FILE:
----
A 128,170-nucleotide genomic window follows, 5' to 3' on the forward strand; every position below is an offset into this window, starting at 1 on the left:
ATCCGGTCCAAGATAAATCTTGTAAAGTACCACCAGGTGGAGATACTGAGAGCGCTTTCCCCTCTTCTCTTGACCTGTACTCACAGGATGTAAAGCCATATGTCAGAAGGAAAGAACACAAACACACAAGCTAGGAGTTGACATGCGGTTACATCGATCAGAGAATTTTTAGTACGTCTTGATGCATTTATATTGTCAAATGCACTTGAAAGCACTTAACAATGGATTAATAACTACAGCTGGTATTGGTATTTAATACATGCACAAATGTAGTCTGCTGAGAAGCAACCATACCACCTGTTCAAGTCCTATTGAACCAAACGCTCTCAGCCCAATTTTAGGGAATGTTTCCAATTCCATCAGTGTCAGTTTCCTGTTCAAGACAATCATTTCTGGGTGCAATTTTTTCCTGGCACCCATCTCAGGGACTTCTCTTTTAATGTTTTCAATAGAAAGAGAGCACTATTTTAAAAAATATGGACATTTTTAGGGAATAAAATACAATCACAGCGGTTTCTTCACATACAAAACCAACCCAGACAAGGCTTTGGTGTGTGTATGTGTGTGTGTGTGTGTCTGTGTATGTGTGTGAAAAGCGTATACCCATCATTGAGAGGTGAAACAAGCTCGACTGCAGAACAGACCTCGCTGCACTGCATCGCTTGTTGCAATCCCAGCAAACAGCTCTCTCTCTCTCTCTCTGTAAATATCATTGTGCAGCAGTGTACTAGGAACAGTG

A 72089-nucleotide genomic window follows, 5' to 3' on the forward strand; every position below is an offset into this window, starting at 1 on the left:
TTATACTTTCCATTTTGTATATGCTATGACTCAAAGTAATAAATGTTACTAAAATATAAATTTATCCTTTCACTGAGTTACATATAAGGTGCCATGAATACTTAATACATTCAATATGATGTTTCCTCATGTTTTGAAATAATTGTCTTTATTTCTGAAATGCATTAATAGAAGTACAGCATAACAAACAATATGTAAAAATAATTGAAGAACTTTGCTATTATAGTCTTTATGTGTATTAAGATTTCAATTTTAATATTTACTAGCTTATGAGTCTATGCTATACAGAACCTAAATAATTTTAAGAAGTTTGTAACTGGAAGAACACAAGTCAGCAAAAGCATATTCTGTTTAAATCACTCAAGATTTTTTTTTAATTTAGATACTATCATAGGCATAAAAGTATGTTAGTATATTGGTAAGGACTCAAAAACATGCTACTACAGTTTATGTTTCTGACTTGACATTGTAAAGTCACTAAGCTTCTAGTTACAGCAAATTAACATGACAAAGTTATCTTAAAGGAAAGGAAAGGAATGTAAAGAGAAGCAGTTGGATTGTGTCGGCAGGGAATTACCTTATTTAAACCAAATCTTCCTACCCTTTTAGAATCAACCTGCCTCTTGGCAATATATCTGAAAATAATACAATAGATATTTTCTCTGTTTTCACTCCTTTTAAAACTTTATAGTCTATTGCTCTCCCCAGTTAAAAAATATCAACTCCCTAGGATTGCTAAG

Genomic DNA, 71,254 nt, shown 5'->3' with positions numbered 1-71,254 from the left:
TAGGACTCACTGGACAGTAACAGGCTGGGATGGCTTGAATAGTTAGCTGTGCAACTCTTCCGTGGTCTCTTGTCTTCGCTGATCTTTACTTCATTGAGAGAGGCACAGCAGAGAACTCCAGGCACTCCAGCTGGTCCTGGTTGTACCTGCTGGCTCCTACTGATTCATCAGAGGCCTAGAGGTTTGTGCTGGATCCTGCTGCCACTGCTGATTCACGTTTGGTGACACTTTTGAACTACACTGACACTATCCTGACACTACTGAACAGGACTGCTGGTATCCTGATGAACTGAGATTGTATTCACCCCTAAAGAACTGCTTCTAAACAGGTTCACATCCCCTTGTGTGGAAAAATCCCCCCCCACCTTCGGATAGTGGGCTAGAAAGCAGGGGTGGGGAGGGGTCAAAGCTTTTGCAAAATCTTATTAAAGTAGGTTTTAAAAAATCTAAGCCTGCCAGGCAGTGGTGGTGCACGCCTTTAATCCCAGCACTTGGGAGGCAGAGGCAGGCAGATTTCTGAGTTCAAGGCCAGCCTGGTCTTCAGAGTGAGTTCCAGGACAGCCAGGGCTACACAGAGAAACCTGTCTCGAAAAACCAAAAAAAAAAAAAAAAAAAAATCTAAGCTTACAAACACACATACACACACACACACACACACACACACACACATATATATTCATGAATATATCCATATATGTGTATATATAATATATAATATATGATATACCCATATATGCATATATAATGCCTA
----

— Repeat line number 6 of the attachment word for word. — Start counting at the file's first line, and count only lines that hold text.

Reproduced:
TAGGACTCACTGGACAGTAACAGGCTGGGATGGCTTGAATAGTTAGCTGTGCAACTCTTCCGTGGTCTCTTGTCTTCGCTGATCTTTACTTCATTGAGAGAGGCACAGCAGAGAACTCCAGGCACTCCAGCTGGTCCTGGTTGTACCTGCTGGCTCCTACTGATTCATCAGAGGCCTAGAGGTTTGTGCTGGATCCTGCTGCCACTGCTGATTCACGTTTGGTGACACTTTTGAACTACACTGACACTATCCTGACACTACTGAACAGGACTGCTGGTATCCTGATGAACTGAGATTGTATTCACCCCTAAAGAACTGCTTCTAAACAGGTTCACATCCCCTTGTGTGGAAAAATCCCCCCCCACCTTCGGATAGTGGGCTAGAAAGCAGGGGTGGGGAGGGGTCAAAGCTTTTGCAAAATCTTATTAAAGTAGGTTTTAAAAAATCTAAGCCTGCCAGGCAGTGGTGGTGCACGCCTTTAATCCCAGCACTTGGGAGGCAGAGGCAGGCAGATTTCTGAGTTCAAGGCCAGCCTGGTCTTCAGAGTGAGTTCCAGGACAGCCAGGGCTACACAGAGAAACCTGTCTCGAAAAACCAAAAAAAAAAAAAAAAAAAAATCTAAGCTTACAAACACACATACACACACACACACACACACACACACACACATATATATTCATGAATATATCCATATATGTGTATATATAATATATAATATATGATATACCCATATATGCATATATAATGCCTA